John Bevan, dnata Travel Group chief executive, speaks to TTG Media CEO Dan Pearce in the sixth of our weekly Get Travel Leaders Talking video series – looking at the business and mental health strategies some of travel’s most senior leaders have used to get them through the Covid crisis.
How have you been looking after your mental health and physical wellbeing over the past few months?
“It’s been a long crisis and when I look back at the beginning we were in such unchartered territories, and it hit us so hard, that in my first few months I didn’t really come up for air. I just stormed through it. It was only really after we got into the summer that I realised just how tired I was. In May or June I started realising just how much weight I had put on, because I was literally going nowhere. I’d be at my desk at the crack of dawn until very late, and I was doing only about 1,500 steps a day. It was ridiculous. So I started going for walks. Every morning I would take myself off at 6.30 and do a 3km walk. That allowed me time to think about my day ahead.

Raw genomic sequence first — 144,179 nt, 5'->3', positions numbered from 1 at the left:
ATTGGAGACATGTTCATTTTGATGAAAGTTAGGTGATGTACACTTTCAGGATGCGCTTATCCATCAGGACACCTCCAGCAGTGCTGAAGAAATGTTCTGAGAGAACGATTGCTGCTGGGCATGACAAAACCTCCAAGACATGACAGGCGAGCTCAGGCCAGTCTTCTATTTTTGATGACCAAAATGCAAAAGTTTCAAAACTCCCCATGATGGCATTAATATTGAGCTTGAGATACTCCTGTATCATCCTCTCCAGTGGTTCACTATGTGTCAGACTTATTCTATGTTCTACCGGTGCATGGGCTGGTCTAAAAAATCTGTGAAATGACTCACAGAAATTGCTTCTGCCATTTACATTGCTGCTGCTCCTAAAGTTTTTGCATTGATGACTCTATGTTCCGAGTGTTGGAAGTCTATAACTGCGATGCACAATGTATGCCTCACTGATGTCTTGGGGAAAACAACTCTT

“I had to get some fresh air, because when you’re 12 hours in a study, you’re not doing yourself any help while you’re sat down all day. So I started doing that and eventually got a bit healthier, and started doing a bit of running too. And then I decided to buy a Peloton bike. When I lived out in Miami, I joined a fabulous gym and they used to have incredible spin classes with instructors that completely motivated you. And you’d go in there for 45 minutes, you’d lose yourself in the music and they’d thrash the hell out of you. And I found that with the Peloton, the classes are phenomenal and I’ve really got into it. I’m very pleased to say that I’ve lost about seven kilos since the summer and I’m feeling a lot better for it. And I’ve also been using that time NOT to think, because when you’re on the bike, trying to push yourself, can’t think about work.